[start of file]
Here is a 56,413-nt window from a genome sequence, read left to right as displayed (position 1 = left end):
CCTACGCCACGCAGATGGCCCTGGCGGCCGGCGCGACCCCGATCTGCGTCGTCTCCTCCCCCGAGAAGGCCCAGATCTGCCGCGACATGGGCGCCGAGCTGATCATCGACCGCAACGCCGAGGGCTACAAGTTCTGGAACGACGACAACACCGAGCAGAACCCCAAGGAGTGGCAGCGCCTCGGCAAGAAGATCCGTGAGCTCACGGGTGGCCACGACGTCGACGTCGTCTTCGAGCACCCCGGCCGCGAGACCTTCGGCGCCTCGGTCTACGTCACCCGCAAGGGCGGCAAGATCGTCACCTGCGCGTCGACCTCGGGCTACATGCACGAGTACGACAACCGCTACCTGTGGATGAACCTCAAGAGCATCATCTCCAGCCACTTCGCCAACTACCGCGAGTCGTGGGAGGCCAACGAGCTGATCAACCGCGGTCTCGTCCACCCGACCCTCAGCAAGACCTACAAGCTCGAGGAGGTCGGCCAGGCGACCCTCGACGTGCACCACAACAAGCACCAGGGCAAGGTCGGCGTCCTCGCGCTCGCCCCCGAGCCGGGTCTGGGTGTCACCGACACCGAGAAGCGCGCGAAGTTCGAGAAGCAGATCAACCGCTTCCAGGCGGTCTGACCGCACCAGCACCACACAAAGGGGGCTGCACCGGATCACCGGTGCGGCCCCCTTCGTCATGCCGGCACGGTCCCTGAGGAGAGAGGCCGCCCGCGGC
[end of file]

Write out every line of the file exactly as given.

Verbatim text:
Here is a 56,413-nt window from a genome sequence, read left to right as displayed (position 1 = left end):
CCTACGCCACGCAGATGGCCCTGGCGGCCGGCGCGACCCCGATCTGCGTCGTCTCCTCCCCCGAGAAGGCCCAGATCTGCCGCGACATGGGCGCCGAGCTGATCATCGACCGCAACGCCGAGGGCTACAAGTTCTGGAACGACGACAACACCGAGCAGAACCCCAAGGAGTGGCAGCGCCTCGGCAAGAAGATCCGTGAGCTCACGGGTGGCCACGACGTCGACGTCGTCTTCGAGCACCCCGGCCGCGAGACCTTCGGCGCCTCGGTCTACGTCACCCGCAAGGGCGGCAAGATCGTCACCTGCGCGTCGACCTCGGGCTACATGCACGAGTACGACAACCGCTACCTGTGGATGAACCTCAAGAGCATCATCTCCAGCCACTTCGCCAACTACCGCGAGTCGTGGGAGGCCAACGAGCTGATCAACCGCGGTCTCGTCCACCCGACCCTCAGCAAGACCTACAAGCTCGAGGAGGTCGGCCAGGCGACCCTCGACGTGCACCACAACAAGCACCAGGGCAAGGTCGGCGTCCTCGCGCTCGCCCCCGAGCCGGGTCTGGGTGTCACCGACACCGAGAAGCGCGCGAAGTTCGAGAAGCAGATCAACCGCTTCCAGGCGGTCTGACCGCACCAGCACCACACAAAGGGGGCTGCACCGGATCACCGGTGCGGCCCCCTTCGTCATGCCGGCACGGTCCCTGAGGAGAGAGGCCGCCCGCGGC